Homemade dog treats
Humans aren’t the only ones who need a treat every now and then. Instead of buying the same old dry treats for your dog, bake up some fun and exciting treats that look so good, you’ll want to try them yourself.
Humans aren't the only ones who need a treat every now and then. Instead of buying the same old dry treats for your dog, bake up some fun and exciting treats that look so good, you'll want to try them yourself.
What to avoid
Dog tummies can be sensitive. Some ingredients can make dogs sick, so you should avoid them when making dog treats at home:
- Dairy products (not poisonous but can upset a dog's stomach)
- Chocolate (can make your dog very sick, so avoid at all costs)
- Sugar and artificial sweeteners (can lead to obesity and tooth decay)
- Salt (can cause high levels of sodium)
- Onions (can cause anemia)
- Potatoes (can be toxic)
- Raisins and grapes (can be very poisonous)
- Nuts (can be extremely toxic)
- Liver (OK in small amounts, but in large amounts can cause toxic levels of vitamin A)
Just like humans, dogs can have allergies to foods. If you suspect an allergy but can't identify its trigger, take your dog to the vet to figure it out.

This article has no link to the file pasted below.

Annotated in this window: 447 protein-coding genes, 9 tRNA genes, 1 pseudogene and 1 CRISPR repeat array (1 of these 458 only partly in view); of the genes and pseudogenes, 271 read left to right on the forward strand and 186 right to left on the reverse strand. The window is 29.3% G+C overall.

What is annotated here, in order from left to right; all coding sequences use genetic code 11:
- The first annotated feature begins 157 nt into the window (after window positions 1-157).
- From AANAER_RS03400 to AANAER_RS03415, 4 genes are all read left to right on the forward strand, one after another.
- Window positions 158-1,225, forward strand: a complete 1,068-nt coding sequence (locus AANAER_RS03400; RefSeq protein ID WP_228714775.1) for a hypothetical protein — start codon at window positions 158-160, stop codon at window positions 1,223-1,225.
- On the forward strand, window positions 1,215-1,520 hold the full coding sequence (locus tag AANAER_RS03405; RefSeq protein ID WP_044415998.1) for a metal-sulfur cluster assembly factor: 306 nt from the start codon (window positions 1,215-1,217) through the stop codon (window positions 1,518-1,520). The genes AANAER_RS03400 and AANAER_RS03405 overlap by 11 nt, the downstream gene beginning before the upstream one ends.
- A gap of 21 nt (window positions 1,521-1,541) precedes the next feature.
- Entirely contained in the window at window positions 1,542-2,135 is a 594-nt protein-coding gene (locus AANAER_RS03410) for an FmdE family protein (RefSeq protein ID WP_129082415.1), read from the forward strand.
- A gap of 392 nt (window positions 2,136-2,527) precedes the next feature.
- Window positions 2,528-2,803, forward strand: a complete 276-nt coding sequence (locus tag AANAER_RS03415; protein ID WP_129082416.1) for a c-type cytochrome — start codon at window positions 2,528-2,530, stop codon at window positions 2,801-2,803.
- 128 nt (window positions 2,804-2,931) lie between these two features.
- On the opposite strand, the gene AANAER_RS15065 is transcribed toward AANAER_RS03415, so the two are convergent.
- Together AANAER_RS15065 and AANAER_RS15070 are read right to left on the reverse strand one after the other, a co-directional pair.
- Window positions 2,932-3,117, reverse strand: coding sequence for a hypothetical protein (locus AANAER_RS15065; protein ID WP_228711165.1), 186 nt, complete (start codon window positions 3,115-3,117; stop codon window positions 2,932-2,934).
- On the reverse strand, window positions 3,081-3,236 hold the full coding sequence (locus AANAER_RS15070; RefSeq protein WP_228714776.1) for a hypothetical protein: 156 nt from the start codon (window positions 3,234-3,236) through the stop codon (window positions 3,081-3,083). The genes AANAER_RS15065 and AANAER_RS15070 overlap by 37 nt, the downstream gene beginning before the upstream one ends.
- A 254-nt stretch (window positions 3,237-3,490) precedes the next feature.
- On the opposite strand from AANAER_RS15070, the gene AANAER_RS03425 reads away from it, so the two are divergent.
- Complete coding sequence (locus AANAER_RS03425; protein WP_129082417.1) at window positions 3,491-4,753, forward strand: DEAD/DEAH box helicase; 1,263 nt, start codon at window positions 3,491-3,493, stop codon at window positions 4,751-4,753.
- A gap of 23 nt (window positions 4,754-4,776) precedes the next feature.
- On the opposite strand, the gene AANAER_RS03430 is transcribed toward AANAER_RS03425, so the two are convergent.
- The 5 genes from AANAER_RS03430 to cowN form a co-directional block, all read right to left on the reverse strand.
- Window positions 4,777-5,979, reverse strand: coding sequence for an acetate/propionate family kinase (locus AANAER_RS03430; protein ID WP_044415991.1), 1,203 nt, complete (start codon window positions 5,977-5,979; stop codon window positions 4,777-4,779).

Common allergens in dogs include:
Prepare treats that are appropriate for the size of your dog (i.e., smaller treats for smaller dogs). If you make larger treats, break them in pieces for small dogs.
Dogs have likes and dislikes just as we do, so let your dog sample a few ingredients you might use in your homemade dog treats to make sure they like them. Favorite foods of dogs include peanut butter, liver (in small amounts), salmon and pumpkin.
Fats, sugars & salts
To prevent your dog from gaining weight or having blood pressure problems, don't use too much sugar, salt or fat (such as oil and butter) when making treats. Remember that sugar and artificial sweeteners also can cause tooth decay. Dogs don't have taste buds like ours, anyway, so they don't need salt or sugar to enjoy their food.